Washington, D.C. may soon hold a vote on upping the minimum wage to $11.50 an hour, according to a report from the Associated Press.
Councilmember Vincent Orange, who chairs the committee that is considering four competing minimum wage options, told the AP that he planned to merge the competing proposals into one bill. Orange supports a $12.50 minimum wage, but says he believes an $11.50 raise would receive broader support.
"I'm a team player. The consensus is, why don't we all do $11.50," Orange said. "I am working to build consensus for a minimum wage of $11.50."
Orange's proposal would increase the minimum wage to $9.50 on Jan. 1, $10.50 in July 2015 and $11.50 in July 2016. Increases beyond 2016 would be tied to the Consumer Price Index, so as to keep up with inflation.
Mayor Vincent Gray has said the city needs a higher minimum wage, but he hasn't committed to a number. His administration plans to hire an outside consultant to study the issue for 120 days, at a cost of no more than $200,000.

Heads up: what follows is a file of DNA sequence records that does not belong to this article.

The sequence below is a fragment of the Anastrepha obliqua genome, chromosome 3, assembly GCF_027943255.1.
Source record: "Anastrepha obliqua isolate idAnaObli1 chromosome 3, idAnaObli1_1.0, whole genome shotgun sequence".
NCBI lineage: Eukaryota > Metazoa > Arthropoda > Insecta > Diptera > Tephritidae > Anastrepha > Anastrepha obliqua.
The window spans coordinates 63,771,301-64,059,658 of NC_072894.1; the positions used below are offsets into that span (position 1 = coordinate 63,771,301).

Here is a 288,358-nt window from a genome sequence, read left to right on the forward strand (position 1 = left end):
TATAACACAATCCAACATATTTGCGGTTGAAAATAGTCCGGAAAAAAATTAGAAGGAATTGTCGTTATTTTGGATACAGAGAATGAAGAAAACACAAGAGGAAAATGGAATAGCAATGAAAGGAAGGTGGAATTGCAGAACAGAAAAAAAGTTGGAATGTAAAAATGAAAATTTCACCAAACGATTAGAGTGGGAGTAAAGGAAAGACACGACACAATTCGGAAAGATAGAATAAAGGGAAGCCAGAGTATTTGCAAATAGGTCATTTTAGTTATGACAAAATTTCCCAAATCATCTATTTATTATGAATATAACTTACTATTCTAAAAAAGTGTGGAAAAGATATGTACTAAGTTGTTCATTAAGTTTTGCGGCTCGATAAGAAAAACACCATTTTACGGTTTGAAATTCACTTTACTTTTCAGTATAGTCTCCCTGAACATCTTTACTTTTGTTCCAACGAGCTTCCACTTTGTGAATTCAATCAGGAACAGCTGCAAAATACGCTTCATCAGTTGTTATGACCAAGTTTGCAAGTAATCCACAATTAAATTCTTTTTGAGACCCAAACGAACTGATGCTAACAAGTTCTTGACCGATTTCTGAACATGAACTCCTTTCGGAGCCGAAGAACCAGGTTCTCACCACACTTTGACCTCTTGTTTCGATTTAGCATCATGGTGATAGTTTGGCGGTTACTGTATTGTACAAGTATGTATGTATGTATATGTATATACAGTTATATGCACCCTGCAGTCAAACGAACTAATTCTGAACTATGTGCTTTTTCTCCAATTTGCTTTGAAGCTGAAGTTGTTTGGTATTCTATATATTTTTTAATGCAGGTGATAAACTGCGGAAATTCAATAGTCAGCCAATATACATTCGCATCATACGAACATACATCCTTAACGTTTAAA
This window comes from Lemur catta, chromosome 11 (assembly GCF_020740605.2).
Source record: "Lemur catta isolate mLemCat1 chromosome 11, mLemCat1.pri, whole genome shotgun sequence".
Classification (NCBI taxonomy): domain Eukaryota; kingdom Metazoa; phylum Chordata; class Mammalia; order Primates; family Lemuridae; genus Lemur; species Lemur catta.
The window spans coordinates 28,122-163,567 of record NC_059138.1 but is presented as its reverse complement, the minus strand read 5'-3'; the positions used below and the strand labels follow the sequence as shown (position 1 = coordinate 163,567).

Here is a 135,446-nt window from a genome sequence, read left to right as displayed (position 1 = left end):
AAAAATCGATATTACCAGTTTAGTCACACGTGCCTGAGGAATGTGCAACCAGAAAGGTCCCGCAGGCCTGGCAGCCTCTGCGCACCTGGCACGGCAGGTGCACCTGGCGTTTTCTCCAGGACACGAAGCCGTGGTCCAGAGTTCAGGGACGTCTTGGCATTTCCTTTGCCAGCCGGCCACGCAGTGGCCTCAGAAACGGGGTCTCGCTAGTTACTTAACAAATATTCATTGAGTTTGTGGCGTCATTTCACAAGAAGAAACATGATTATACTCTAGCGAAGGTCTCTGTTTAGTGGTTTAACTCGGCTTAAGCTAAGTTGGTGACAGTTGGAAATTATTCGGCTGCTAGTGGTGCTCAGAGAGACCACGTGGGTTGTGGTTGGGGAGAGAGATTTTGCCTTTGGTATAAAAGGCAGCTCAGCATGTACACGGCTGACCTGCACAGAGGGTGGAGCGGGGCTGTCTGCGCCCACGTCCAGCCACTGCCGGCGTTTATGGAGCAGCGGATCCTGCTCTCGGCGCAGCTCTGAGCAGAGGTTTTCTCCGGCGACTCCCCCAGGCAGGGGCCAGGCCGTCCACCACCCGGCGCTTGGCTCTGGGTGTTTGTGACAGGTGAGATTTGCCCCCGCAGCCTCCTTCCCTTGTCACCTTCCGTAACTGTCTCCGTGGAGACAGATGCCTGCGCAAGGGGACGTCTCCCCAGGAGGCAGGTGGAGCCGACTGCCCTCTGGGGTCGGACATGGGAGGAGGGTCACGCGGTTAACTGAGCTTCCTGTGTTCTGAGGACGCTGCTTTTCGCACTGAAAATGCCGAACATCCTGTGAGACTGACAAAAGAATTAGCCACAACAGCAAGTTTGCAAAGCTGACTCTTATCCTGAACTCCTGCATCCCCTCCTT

"This debate is broader than just the minimum wage," said Pedro Ribeiro, a spokesman for the mayor. "Settling on a number and walking away from it is really not the solution here."
Some advocates for low-wage workers believe that the district should continue to push for a $12.50 minimum wage, and they plan to try to put an initiative on the November 2014 ballot that would accomplish that goal. Elissa Silverman, a spokeswoman for the D.C. Fiscal Policy Institute, which has advocated for the $12.50 wage, said the ballot initiative would push the council to follow through on its promises.
Orange said he hopes his committee will send the wage bill to the full council before Thanksgiving, which means it could be voted on by the full council as early as Dec. 3.